Plaintiffs' efforts to distinguish the Court's holding in Ramirez and call for this Court to overrule Ramirez are unpersuasive. Plaintiffs argue that Ramirez does not stand for the proposition that every possible felon disenfranchisement law is constitutional. They cite Hunter v. Underwood, 471 U.S. 222, 105 S. Ct. 1916, 85 L. Ed. 2d 222 (1985) and the Court's decision in Ramirez to remand the case to the California Supreme Court to determine whether the respondents have a valid claim that the county election officials' enforcement of the valid felon disenfranchisement violates the equal protection clause to support their contention that there all felony disenfranchisement laws are constitutional. However, this Court is bound by the Supreme Court's decision in Ramirez which holds that ex-felons exclusion from not voting does not violate the Equal Protection Clause of the Constitution. 418 U.S. at 56, 94 S. Ct. 2655. Thus, the Court grants summary judgement to the State on Plaintiffs Equal Protection claim under the Fourteenth Amendment.

B. Plaintiffs' Claim that Felon Disenfranchisement Violates the First Amendment

Plaintiffs also contend that the felon disenfranchisement provision violates the First Amendment as well. However, it is clear that the First Amendment does not guarantee felons the right to vote. See Howard, No. 99-2285, 2000 WL 203984, at *2 ("The First Amendment creates no private right of action for seeking reinstatement of previously cancelled voting rights."); see also, Farrakhan v. Locke, 987 F. Supp. 1304 (E.D.Wash.1997) (holding that to hold the same Constitution that specifically recognizes felon disenfranchisement under § 2 of the Fourteenth Amendment but also prohibits disenfranchisement under another amendment would be to interpret the Constitution in an inconsistent manner). This Court agrees with the holding of Howard and concludes that Plaintiffs do not have a cause of action under the First Amendment.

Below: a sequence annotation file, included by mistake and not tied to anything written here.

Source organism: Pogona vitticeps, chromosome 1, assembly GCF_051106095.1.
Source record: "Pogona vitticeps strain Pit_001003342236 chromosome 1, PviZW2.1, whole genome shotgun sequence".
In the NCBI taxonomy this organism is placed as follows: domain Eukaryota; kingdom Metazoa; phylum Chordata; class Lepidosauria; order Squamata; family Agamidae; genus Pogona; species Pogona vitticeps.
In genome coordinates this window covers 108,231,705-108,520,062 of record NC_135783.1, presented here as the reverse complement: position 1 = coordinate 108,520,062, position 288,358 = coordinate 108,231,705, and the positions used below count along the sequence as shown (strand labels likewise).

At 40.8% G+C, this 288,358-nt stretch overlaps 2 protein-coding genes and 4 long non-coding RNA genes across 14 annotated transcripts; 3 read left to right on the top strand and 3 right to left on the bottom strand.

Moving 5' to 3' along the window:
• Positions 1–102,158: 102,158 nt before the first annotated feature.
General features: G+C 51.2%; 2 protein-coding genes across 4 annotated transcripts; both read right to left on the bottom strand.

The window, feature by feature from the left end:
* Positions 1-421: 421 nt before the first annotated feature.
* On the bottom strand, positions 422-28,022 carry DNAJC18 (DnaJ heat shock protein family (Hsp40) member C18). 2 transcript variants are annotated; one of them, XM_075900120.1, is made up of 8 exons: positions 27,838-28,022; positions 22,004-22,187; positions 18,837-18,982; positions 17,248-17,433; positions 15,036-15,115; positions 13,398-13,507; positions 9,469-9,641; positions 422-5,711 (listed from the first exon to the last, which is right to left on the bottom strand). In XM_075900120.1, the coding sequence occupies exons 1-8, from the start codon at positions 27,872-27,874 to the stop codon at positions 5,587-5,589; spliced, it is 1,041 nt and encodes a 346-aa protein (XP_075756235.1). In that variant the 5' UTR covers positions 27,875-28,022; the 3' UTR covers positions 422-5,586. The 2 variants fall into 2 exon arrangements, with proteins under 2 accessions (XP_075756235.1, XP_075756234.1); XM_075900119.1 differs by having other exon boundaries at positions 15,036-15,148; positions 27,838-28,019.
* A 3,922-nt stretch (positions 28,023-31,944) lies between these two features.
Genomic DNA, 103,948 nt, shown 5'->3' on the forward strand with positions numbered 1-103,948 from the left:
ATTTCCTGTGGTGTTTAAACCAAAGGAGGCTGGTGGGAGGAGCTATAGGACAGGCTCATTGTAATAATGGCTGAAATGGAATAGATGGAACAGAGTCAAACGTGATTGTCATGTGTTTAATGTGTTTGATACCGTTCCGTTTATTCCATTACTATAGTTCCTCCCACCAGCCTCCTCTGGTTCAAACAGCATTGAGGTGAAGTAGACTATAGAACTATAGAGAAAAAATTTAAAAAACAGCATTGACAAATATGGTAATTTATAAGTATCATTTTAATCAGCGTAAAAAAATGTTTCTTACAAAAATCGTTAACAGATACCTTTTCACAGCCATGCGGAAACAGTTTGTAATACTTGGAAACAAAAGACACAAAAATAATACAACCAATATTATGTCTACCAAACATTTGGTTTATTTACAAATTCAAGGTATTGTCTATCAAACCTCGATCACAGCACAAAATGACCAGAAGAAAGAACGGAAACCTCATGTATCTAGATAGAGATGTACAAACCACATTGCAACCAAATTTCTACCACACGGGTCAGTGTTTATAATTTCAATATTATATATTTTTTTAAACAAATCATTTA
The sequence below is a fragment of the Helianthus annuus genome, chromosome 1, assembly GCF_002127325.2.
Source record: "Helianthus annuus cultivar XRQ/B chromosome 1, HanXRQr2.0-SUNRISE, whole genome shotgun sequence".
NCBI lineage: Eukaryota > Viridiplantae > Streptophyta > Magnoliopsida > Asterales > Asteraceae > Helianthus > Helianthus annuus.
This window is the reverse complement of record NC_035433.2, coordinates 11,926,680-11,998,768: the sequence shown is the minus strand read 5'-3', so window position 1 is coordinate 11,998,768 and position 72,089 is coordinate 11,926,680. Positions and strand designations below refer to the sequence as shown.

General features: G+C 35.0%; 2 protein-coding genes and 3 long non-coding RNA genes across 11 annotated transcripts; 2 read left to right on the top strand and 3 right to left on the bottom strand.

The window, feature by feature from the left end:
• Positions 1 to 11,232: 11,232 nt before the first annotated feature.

C. Plaintiffs' Claim of Intentional Race Discrimination

Plaintiffs also claim that Florida's felon disenfranchisement law violates the Equal Protection Clause of the Fourteenth Amendment by intentionally discriminating against them because of their race. To succeed on this claim, Plaintiffs must establish that the Florida felon disenfranchisement provision was framed and ratified with a discriminatory purpose. See e.g., Washington v. Davis, 426 U.S. 229, 240, 96 S. Ct. 2040, 2047, 48 L. Ed. 2d 597 (1976) ("basic equal protection principle [is] that the invidious quality of a law claimed to be racially discriminatory must ultimately be traced to a racially discriminatory purpose.") "Discriminatory purpose" implies more than intent as volition or intent as awareness of consequences; it implies that the decision maker selected a particular course of action at least in part "because of," not merely, "in spite of," its adverse effects upon an identifiable group. Pers. Adm'r of Mass. v. Feeney, 442 U.S. 256, 279, 99 S. Ct. 2282, 60 L. Ed. 2d 870 (1979) (footnote and citation omitted). To this end, Plaintiffs have presented to this Court an abundance of expert testimony about the historical background of Florida's *1339 felon disenfranchisement scheme as historical evidence that the policy was enacted originally in 1868 with the particular discriminatory purpose of keeping blacks from voting.

As a matter of law, however, the re-enactment of the felon disenfranchisement provision in 1968 cleansed Florida's felon disenfranchisement scheme of any invidious discriminatory purpose that may have prompted its inception in Florida's 1868 Constitution. The Fifth Circuit holding in Cotton v. Fordice, 157 F.3d 388 (5th Cir.1998) is persuasive. In Cotton, the Fifth Circuit dismissed a constitutional challenge to the felon disenfranchisement provision of Mississippi's Constitution. The Cotton plaintiff argued that the provision was unconstitutional because it was originally drafted with the intent to disenfranchise blacks and was motivated by the desire to discriminate against blacks on account of race. While this Court has been vocal in its condemnation of any law created with the invidious purpose to discriminate against minorities, it agrees with the Fifth Circuit that "a facially neutral provision ... might overcome its odious origin." Id. at 391. Further, a new provision may supersede the previous provision and remove the discriminatory taint associated with the original version.